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David Sylvian at the Dom Sindikata Venue, Belgrade

Nenad Georgievski By

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Sylvian bared his wounded and wonderful musical soul to an engaged and enthralled audience
David Sylvian
Dom Sindikata Venue
Belgrade, Serbia
October 15, 2007

Horizons unfolded anew at the Dom Sindikata venue on this Monday, adding another chapter to a series of concerts that is every music fan's dream come true. The Dom Sindikata venue is the perfect place for an intimate concert for a larger audience. I have already had an opportunity to experience here memorable concerts by Laurie Anderson (as part of the BELEF festival in honour of Nikola Tesla) as well as the best acts at the 2006 Belgrade Jazz Festival—John Scofield Trio and Soweto Kinch. And on this blustery October evening, British singer David Sylvian created a musical storm in the hearts of his fans.

From the outset, Sylvian did more than make an entrance: he entranced the audence, then proceeded to hold them captive for the next hour and a half. It was an eagerly awaited performance that proved to be worth the wait. Sylvian's opening the concert with the song from the Nine Horses project, "Wonderful World," allowed the band to show their strengths from the very start. Backed by Takuma Watanabe's in-the-pocket pianisms, Jansen's articulate drumwork and Lowe's intelligent basslines, Sylvian bared his wounded and wonderful musical soul to an engaged and enthralled audience, and with every new second, the music became more and more engaging.

Lowe and Jansen locked up the groove as if swinging were the same as breathing, allowing Watanabe and saxophonist Theo Travisto to engage the singer in a continual dialogue. Sylvian responded with vocal stylings that were beautiful and contemplative, intoned by a voice that became even more magical when shared with the exquisite accompaniment of this band.

The set was varied, featuring tunes recorded at various stages of his illustrious career, starting from Japan's "Ghosts," which was performed as a medley with "Fire in the Forest"; familiar material from the 80's; next, the Rain Tree Crow project and the work with Robert Fripp; finally, rarities such as "Ride" (leftover from the Secrets of the Beehive sessions that saw also the light of the day on the Everything and Nothing collection), "World Citizen" (the single with Ryichi Sakamoto) and "Sugar Fuel" (with Readymade).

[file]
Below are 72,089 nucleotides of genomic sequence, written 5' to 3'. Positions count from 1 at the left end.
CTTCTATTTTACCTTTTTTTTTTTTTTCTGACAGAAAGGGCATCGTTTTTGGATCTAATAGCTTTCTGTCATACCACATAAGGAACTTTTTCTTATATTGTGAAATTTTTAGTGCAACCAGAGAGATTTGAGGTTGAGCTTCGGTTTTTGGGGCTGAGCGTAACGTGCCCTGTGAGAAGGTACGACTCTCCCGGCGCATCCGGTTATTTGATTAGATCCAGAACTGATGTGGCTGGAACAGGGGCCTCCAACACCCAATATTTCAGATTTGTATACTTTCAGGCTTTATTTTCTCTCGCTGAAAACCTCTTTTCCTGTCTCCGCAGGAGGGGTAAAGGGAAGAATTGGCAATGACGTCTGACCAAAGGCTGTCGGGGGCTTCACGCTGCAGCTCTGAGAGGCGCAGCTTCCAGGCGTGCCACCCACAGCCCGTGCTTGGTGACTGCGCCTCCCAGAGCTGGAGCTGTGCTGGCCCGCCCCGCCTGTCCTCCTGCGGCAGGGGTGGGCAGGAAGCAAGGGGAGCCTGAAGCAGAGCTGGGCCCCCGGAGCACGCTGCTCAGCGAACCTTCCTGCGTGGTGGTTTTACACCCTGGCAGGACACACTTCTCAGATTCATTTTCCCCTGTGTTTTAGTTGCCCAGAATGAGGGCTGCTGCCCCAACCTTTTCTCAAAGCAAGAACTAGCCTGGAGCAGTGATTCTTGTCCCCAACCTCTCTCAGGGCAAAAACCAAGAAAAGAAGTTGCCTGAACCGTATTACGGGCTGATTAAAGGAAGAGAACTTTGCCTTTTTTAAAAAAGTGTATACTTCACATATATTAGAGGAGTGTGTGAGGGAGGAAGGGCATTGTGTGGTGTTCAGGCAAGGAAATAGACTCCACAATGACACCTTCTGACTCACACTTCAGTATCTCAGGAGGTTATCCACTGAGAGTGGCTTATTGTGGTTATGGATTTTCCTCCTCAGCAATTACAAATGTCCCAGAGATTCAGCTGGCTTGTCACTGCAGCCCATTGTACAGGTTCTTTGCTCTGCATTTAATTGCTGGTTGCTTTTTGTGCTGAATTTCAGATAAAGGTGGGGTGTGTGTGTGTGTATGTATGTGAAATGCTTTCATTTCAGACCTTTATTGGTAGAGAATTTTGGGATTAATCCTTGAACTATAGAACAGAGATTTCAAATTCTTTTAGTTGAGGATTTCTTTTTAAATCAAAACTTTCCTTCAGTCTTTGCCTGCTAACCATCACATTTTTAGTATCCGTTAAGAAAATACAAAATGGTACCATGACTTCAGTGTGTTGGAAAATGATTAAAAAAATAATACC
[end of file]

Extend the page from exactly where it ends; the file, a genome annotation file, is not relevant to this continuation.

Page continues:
The group shifted seamlessly between romantic elegance and quiet storm, and this movement charged their performance, igniting the embers of their creative fire. Sylvian has mastered the rare art of creating a sound unmistakably his own, his trademarks wide-arching melodious compositions that are hymnical, serious and lovely, yet introspective. The soundscapes are simple yet convincing and ultimately amazingly complex. Listening to this music performed live, one is fascinated over and over again at how intense and up-lifting the energy is that he radiates. Such is the arresting beauty of Sylvian's sound that it comes as no surprise that his music has captured a significant and faithful following.

Though Sylvian was naturally at the center, it was Jansen's drumming that proved to be the backbone of the band. He is a brilliant percussionist, very sensitive and accurate, imbuing the music with its quiet fire. Adding to this magical mix with an uncanny ability to spin complex structures and create intensity, pianist Watanabe laid down the basic themes of the group and sent them off on their transporting voyage. On the other hand, though saxophonist Travisto could be heard, his presence was purely decorative and unnecessary. To be honest, it wouldn't have made any difference to the overall feel if he weren't in the band.

The performance of tracks from Nine Horses took a different shape from the recording: it was a treat to see them transformed from studio-created gems into living and breathing music. Songs such as "Snow Borne Sorrow," "The Librarian," and "The Day the Earth Stole Heaven," especially, took on a life of their own. The musicians' interplay and playfulness saw them embarking on a common quest for the communicative moment—that special instant of discovery that will leave an indelible mark in the audience's memory. A felicitous addition to the repertoire was the gentle "Playground Martyrs," from Jansen's album Slope.

Compositions such as "Brilliant Trees," "Before the Bullfight," "Mother and Child," and "Weathered Wall" showed where Sylvian's soul lies. It would seem absurd to discard these songs (or any from Sylvian's past) for future tours when they have formed the backbone of his musical persona. But, if this was the last time they are to be heard, it was a fitting adieu.

The enthralled crowd would no doubt have liked to hold musicians as hostages for another entire set, as they were screaming for more, showing no intention of calling it a night. However, the night ended with two encores—the performance of a Rain Tree Crow track, "Every Color You Are/Riverman," followed by "Wanderlust."

Photo Credit

Long Play Agency


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